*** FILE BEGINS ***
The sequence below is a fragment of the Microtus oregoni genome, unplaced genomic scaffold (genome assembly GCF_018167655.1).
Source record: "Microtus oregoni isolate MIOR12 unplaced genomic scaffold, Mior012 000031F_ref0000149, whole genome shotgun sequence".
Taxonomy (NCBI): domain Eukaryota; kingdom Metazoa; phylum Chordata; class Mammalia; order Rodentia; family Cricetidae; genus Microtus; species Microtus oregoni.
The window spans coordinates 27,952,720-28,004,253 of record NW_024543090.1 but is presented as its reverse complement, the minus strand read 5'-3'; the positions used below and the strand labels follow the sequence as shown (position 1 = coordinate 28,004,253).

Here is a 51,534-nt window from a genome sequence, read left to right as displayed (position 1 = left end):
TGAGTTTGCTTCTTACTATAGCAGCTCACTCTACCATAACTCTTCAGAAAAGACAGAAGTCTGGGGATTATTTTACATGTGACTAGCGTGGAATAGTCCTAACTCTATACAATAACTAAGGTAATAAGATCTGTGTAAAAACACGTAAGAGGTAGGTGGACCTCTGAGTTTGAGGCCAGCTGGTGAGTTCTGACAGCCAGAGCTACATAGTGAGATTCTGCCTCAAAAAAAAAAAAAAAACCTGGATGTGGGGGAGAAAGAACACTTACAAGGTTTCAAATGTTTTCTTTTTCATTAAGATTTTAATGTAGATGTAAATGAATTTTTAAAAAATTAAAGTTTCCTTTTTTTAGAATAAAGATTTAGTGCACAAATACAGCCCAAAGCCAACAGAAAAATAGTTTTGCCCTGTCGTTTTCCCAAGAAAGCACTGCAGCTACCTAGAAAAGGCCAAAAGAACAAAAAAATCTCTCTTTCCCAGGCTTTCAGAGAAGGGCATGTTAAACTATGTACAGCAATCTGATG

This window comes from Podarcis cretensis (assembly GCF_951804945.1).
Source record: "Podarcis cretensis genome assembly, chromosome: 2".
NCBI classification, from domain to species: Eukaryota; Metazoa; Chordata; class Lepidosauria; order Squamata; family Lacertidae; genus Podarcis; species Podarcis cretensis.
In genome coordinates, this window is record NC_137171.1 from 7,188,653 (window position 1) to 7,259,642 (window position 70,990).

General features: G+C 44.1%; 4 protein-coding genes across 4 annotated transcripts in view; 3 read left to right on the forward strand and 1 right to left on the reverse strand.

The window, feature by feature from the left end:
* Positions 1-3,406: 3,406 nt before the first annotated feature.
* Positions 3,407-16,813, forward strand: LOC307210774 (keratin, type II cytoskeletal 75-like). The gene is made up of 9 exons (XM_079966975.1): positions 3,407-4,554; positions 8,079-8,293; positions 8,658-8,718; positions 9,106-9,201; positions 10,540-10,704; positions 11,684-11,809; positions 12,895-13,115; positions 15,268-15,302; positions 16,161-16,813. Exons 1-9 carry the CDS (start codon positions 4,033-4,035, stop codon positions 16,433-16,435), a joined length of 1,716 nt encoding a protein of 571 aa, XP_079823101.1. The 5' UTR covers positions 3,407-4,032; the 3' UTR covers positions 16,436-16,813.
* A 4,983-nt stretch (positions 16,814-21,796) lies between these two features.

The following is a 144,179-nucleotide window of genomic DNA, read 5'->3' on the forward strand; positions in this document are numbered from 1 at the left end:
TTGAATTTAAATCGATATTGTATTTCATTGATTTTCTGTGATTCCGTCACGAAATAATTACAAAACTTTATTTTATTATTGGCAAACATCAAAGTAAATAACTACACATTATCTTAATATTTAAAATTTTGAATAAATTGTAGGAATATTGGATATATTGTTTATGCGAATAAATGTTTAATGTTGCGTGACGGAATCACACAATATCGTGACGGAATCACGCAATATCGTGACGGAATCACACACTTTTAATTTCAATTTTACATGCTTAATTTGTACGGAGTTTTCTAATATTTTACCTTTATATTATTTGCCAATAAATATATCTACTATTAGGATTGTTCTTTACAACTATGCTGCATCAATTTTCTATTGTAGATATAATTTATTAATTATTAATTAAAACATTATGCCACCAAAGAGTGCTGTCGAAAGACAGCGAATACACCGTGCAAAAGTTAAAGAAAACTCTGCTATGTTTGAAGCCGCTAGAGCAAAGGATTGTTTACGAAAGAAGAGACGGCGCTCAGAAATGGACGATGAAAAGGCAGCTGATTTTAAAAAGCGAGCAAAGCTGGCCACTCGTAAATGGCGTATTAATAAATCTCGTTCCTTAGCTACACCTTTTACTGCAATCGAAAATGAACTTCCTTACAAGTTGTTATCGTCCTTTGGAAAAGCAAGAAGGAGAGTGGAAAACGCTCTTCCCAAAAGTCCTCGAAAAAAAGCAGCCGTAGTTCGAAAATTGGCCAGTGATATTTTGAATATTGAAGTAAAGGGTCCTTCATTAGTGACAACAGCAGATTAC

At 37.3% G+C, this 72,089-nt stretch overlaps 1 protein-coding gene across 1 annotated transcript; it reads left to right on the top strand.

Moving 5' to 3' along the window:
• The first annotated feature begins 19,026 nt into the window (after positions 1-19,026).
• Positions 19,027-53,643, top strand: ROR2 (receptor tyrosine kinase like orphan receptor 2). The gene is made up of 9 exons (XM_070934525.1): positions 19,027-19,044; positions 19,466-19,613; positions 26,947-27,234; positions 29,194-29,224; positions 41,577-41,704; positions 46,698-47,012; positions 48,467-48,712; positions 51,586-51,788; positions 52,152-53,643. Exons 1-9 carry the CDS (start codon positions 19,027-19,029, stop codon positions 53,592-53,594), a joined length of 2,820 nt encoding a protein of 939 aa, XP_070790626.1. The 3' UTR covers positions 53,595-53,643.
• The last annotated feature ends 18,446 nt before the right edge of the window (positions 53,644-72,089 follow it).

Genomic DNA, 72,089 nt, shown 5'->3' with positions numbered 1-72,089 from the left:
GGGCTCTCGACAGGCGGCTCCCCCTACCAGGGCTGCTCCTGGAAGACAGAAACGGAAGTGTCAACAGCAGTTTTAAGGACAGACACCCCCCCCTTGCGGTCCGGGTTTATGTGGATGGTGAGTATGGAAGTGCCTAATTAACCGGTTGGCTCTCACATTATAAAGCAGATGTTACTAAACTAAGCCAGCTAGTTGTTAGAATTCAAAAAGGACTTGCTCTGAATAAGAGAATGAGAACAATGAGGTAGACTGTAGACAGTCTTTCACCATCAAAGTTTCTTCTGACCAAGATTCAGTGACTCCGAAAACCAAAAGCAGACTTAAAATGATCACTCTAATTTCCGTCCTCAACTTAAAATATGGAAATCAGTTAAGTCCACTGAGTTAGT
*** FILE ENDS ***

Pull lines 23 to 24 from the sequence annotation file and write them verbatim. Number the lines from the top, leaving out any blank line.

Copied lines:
Genomic DNA, 72,089 nt, shown 5'->3' with positions numbered 1-72,089 from the left:
GGGCTCTCGACAGGCGGCTCCCCCTACCAGGGCTGCTCCTGGAAGACAGAAACGGAAGTGTCAACAGCAGTTTTAAGGACAGACACCCCCCCCTTGCGGTCCGGGTTTATGTGGATGGTGAGTATGGAAGTGCCTAATTAACCGGTTGGCTCTCACATTATAAAGCAGATGTTACTAAACTAAGCCAGCTAGTTGTTAGAATTCAAAAAGGACTTGCTCTGAATAAGAGAATGAGAACAATGAGGTAGACTGTAGACAGTCTTTCACCATCAAAGTTTCTTCTGACCAAGATTCAGTGACTCCGAAAACCAAAAGCAGACTTAAAATGATCACTCTAATTTCCGTCCTCAACTTAAAATATGGAAATCAGTTAAGTCCACTGAGTTAGT